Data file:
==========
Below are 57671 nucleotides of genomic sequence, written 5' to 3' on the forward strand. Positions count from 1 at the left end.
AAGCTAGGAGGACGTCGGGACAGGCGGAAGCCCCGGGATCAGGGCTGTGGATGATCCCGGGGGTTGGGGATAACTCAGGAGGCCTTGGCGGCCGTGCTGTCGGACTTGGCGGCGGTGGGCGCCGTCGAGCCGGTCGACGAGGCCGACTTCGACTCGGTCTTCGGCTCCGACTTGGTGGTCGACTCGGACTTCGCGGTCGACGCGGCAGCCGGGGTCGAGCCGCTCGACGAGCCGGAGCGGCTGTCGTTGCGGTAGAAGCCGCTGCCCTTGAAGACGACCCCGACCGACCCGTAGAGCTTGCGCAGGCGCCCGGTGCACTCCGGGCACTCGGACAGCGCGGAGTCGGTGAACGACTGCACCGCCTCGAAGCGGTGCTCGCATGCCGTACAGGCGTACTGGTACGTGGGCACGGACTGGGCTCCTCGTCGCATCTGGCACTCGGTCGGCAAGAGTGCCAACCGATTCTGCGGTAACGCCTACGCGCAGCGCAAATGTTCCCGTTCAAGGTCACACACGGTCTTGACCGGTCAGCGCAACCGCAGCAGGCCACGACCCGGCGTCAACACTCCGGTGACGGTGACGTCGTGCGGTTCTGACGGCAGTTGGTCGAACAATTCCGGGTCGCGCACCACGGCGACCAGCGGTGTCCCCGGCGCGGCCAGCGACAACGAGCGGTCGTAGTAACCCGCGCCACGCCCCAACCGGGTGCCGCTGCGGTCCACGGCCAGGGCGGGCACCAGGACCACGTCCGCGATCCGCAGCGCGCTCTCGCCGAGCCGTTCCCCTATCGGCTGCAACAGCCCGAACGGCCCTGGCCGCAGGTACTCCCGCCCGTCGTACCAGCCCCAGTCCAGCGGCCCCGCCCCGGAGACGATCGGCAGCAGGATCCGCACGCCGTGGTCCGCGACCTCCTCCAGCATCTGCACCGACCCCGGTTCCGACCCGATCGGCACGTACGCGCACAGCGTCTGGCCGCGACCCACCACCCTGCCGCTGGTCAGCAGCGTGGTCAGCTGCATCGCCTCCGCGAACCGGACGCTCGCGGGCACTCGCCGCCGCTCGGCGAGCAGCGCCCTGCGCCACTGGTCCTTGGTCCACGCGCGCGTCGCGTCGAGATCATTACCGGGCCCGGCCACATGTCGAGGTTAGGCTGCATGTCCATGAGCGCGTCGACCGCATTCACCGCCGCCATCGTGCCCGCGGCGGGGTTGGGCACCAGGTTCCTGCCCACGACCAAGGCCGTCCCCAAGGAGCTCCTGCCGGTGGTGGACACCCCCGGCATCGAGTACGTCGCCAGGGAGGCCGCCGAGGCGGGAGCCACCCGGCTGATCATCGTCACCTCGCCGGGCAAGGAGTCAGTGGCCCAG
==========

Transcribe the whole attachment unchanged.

Below are 57671 nucleotides of genomic sequence, written 5' to 3' on the forward strand. Positions count from 1 at the left end.
AAGCTAGGAGGACGTCGGGACAGGCGGAAGCCCCGGGATCAGGGCTGTGGATGATCCCGGGGGTTGGGGATAACTCAGGAGGCCTTGGCGGCCGTGCTGTCGGACTTGGCGGCGGTGGGCGCCGTCGAGCCGGTCGACGAGGCCGACTTCGACTCGGTCTTCGGCTCCGACTTGGTGGTCGACTCGGACTTCGCGGTCGACGCGGCAGCCGGGGTCGAGCCGCTCGACGAGCCGGAGCGGCTGTCGTTGCGGTAGAAGCCGCTGCCCTTGAAGACGACCCCGACCGACCCGTAGAGCTTGCGCAGGCGCCCGGTGCACTCCGGGCACTCGGACAGCGCGGAGTCGGTGAACGACTGCACCGCCTCGAAGCGGTGCTCGCATGCCGTACAGGCGTACTGGTACGTGGGCACGGACTGGGCTCCTCGTCGCATCTGGCACTCGGTCGGCAAGAGTGCCAACCGATTCTGCGGTAACGCCTACGCGCAGCGCAAATGTTCCCGTTCAAGGTCACACACGGTCTTGACCGGTCAGCGCAACCGCAGCAGGCCACGACCCGGCGTCAACACTCCGGTGACGGTGACGTCGTGCGGTTCTGACGGCAGTTGGTCGAACAATTCCGGGTCGCGCACCACGGCGACCAGCGGTGTCCCCGGCGCGGCCAGCGACAACGAGCGGTCGTAGTAACCCGCGCCACGCCCCAACCGGGTGCCGCTGCGGTCCACGGCCAGGGCGGGCACCAGGACCACGTCCGCGATCCGCAGCGCGCTCTCGCCGAGCCGTTCCCCTATCGGCTGCAACAGCCCGAACGGCCCTGGCCGCAGGTACTCCCGCCCGTCGTACCAGCCCCAGTCCAGCGGCCCCGCCCCGGAGACGATCGGCAGCAGGATCCGCACGCCGTGGTCCGCGACCTCCTCCAGCATCTGCACCGACCCCGGTTCCGACCCGATCGGCACGTACGCGCACAGCGTCTGGCCGCGACCCACCACCCTGCCGCTGGTCAGCAGCGTGGTCAGCTGCATCGCCTCCGCGAACCGGACGCTCGCGGGCACTCGCCGCCGCTCGGCGAGCAGCGCCCTGCGCCACTGGTCCTTGGTCCACGCGCGCGTCGCGTCGAGATCATTACCGGGCCCGGCCACATGTCGAGGTTAGGCTGCATGTCCATGAGCGCGTCGACCGCATTCACCGCCGCCATCGTGCCCGCGGCGGGGTTGGGCACCAGGTTCCTGCCCACGACCAAGGCCGTCCCCAAGGAGCTCCTGCCGGTGGTGGACACCCCCGGCATCGAGTACGTCGCCAGGGAGGCCGCCGAGGCGGGAGCCACCCGGCTGATCATCGTCACCTCGCCGGGCAAGGAGTCAGTGGCCCAG